John McSame has died.
Any decent obituary of John McCain has to be as much about the media fawning over him as about the man himself. This was a not a good man and yet no one was more lionized by the Beltway media establishment in the entire recent history of American politics; possibly no one since John F. Kennedy has received more fawning coverage and much of that for JFK was post-1963. Why McCain received this adoration may remain a mystery to historians for years because it’s completely nonsensical based on the man’s actual career. And yet, the media could never get enough of him. McCain claimed to have the most Meet the Press appearances all-time over its long run, and it’s hard to imagine that he doesn’t, although in 2007, NBC said it was Bob Dole, but that was before another decade of weekly McCain appearances.
McCain was born in the Canal Zone in 1936 to a Naval Air officer. A military brat, the family traveled around all the time and finally McCain went to high school in the DC area. He entered the Naval Academy, as his father and grandfather had done. He was largely terrible, graduating 894th in a class of 899. McCain was a partier and a ladies’ man who took the social life more seriously than his early air training. But he managed to become a competent, if risk-taking pilot. He got married in 1965 and then went to Vietnam, where he asked for a combat assignment. On his 23rd mission, he was shot down over North Vietnam and nearly died, first from his injuries and landing in water, and then from being beaten after the villagers rescued him. After all, he was raining fire on them and killing them left and right. The reaction of the villagers is entirely understandable.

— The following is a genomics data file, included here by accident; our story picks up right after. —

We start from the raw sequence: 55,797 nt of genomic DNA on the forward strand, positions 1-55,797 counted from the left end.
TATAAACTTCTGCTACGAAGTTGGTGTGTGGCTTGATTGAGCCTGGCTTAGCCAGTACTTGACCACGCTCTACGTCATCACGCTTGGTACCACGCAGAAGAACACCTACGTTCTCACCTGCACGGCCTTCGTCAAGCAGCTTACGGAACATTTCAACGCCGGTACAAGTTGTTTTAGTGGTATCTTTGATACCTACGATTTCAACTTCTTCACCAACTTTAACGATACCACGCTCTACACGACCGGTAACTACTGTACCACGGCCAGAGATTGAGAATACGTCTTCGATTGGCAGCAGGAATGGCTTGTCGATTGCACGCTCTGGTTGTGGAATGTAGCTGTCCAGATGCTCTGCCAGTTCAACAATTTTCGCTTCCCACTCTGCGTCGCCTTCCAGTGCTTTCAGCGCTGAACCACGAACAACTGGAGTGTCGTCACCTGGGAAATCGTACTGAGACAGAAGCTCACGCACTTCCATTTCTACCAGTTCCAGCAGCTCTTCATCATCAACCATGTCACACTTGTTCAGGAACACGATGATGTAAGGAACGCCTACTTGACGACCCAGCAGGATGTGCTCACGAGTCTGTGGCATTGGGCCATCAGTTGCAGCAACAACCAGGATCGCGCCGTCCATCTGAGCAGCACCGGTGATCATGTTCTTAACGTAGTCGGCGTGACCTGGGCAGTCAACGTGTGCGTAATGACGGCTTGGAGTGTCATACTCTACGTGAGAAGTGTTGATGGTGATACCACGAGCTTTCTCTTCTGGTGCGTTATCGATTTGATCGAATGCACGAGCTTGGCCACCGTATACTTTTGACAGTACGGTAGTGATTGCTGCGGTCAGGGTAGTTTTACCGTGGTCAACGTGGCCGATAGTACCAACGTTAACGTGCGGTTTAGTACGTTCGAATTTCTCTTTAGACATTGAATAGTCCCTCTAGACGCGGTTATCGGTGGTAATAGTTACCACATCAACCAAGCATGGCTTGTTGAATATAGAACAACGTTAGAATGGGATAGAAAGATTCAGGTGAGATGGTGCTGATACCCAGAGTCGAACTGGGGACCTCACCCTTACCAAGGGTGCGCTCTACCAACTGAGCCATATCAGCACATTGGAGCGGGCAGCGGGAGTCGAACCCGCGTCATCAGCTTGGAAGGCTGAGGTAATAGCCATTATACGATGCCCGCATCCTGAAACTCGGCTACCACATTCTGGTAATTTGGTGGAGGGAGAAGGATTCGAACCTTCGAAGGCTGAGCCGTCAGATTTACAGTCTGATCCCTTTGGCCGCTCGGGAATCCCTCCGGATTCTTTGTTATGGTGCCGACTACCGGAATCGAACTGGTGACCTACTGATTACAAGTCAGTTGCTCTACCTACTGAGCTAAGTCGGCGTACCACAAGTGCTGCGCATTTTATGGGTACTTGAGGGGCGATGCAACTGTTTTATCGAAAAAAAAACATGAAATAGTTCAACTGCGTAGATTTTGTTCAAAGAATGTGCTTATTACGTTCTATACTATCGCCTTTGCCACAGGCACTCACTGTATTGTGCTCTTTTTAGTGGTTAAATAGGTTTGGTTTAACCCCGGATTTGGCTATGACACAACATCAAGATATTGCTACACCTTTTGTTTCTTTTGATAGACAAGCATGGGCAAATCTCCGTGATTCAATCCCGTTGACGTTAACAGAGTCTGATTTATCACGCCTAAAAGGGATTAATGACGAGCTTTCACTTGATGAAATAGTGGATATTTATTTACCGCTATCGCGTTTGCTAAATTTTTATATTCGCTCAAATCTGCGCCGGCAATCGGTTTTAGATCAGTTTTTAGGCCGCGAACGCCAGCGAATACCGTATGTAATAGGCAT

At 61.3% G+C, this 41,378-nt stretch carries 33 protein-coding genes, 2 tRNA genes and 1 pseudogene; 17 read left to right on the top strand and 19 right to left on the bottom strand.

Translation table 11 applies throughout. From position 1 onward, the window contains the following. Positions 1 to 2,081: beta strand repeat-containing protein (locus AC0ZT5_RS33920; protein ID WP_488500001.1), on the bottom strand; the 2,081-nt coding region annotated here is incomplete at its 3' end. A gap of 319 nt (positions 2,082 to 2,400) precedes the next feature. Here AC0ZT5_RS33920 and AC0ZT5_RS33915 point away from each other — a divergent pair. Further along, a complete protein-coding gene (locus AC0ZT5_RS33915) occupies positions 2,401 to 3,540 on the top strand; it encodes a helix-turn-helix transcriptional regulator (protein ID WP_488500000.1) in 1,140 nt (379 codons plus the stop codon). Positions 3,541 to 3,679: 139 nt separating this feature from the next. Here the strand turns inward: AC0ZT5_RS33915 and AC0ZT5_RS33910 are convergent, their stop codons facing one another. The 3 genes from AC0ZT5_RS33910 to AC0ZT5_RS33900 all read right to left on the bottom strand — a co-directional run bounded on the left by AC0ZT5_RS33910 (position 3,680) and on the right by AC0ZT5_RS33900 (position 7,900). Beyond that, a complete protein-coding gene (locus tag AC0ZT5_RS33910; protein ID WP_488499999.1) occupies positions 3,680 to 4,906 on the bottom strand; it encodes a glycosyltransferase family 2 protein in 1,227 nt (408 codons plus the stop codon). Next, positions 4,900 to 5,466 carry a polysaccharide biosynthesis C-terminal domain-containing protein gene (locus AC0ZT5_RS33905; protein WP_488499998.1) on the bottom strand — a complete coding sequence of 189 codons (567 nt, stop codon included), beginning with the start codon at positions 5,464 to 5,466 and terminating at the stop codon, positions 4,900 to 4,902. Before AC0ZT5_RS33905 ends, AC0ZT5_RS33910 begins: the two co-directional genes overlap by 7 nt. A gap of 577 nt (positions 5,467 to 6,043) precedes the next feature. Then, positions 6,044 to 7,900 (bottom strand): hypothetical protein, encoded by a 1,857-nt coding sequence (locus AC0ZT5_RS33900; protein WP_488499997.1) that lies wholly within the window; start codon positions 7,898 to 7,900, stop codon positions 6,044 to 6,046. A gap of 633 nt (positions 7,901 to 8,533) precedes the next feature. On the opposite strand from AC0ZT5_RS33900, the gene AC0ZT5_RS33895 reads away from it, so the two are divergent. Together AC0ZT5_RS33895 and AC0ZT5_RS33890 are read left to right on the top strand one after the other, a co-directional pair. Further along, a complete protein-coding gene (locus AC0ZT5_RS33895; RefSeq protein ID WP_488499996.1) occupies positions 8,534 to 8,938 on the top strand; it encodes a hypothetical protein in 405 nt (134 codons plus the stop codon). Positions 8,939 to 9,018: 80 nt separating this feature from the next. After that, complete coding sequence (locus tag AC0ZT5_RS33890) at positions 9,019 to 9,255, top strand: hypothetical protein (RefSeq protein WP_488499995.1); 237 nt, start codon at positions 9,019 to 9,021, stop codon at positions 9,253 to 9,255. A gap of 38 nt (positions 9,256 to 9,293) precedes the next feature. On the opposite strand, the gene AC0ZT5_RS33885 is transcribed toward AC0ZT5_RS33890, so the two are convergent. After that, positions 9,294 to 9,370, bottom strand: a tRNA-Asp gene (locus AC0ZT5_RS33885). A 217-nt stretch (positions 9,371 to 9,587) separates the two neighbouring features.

When the North Vietnamese discovered that McCain’s father was an admiral, he became a showpiece for them and he was treated a little better and received medical care for his wounds, although he certainly received his share of brutality after that too. He was moved from prison to prison, including two years of solitary confinement than began in March 1968. Torture started to break him. He considered suicide but was interrupted while preparing for it. He signed a bogus confession, and was later ashamed, but of course no one can really stand up to torture. He finally was released from prison in 1973, after five hellish years. Whether all this makes him a “hero” or not is a question I guess you will have to decide. I certainly don’t question the man’s toughness or personal bravery. I don’t find the term hero particularly useful and I’m unclear how this qualifies someone for the title as opposed to, I don’t know, organizing people to lift themselves out of poverty, but this is a battle I recognize I will never win. In any case, I don’t think his history should have meant anything when it came to political respectability but of course it did.
McCain returned to the U.S. and went back to his high-partying ways, making up for lost time. He had affair after affair, destroying his marriage to the woman who had waited all those years for him, a woman who had suffered through a severe car crash in the meantime. But McCain was now a celebrity and had huge ambition to take advantage of that. He entered the political world in 1977 when he became the Navy’s liaison to the Senate, introducing him to basically everybody. Still married, he began dating Cindy Hensley, the daughter of a very wealthy beer distributor. He pressured his first wife into a divorce, married Cindy, and then used her money to finance his burgeoning political career. How sure was this political career by this time? His groomsmen were Gary Hart and William Cohen. He resigned from the Navy in 1981 and prepared to run for office. Cindy’s dad hired McCain into his company and that put him firmly in the Arizona elite, where he got to know such useful people as the financier Charles Keating. Cindy funded his 1982 entrance into electoral politics, when he won an election to Congress from Arizona-01.